Director: James Broughton
Year: 1981
Time: 8 mins
Music: Antarjyami Muni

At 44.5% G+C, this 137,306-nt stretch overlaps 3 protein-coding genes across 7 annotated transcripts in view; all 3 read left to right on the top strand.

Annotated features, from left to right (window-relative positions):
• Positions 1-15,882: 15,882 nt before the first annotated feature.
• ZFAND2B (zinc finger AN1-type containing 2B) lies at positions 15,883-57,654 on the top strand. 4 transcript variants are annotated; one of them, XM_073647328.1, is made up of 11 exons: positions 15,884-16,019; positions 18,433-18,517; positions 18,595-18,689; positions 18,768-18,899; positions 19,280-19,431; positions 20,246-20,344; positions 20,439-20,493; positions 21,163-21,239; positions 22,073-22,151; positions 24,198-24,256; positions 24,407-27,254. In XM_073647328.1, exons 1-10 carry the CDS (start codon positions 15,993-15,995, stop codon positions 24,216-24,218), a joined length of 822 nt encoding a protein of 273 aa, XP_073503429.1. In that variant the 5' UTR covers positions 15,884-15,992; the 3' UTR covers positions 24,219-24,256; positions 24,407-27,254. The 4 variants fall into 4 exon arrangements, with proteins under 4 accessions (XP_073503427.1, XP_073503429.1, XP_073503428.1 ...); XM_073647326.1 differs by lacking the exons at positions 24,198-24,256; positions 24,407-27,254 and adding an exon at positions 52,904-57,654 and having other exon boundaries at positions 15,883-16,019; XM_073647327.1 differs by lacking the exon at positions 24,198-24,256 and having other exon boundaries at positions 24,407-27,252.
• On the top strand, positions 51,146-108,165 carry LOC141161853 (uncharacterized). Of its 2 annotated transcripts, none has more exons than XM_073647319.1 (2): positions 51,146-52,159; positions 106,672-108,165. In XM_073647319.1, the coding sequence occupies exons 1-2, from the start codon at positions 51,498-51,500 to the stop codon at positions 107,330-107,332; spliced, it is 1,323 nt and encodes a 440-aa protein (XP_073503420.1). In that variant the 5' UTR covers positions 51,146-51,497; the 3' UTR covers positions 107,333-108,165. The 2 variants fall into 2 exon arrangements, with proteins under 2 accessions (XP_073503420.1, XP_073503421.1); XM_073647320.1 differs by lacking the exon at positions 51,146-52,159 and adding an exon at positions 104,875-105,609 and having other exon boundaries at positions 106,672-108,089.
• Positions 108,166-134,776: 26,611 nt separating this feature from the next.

Eye of Sound: A more typical Broughton film, The Gardener of Eden was shot and written in Sri Lanka in 1981 by Joel Singer and the director. The poem celebrates fertility, nature and sexuality, treated here as synonyms, as well as the "seeds of perennial affection" planted by the "gardener" in one of his dreams. Images of Bevis Bawa, the most famous horticulturist in Sri Lanka, portray him as the gardener or "the old dreamer who never sleeps". Footage of Lanka's luxurious nature merges with the faces of anonymous Lankans, thus placing them as a component of the garden itself. Antarjyami Muni's music,  played on twin conch shells, sounds much like a modern drone composition: hypnotic, continuous but with beautiful shifting tones and textures. The question Broughton asks is simple: if we had a vision of this perennial garden, "where the beds are laid for love", could we "wake to the innocent morning" and join the dance? As Broughton argues, the garden is just here, so the decision is ours.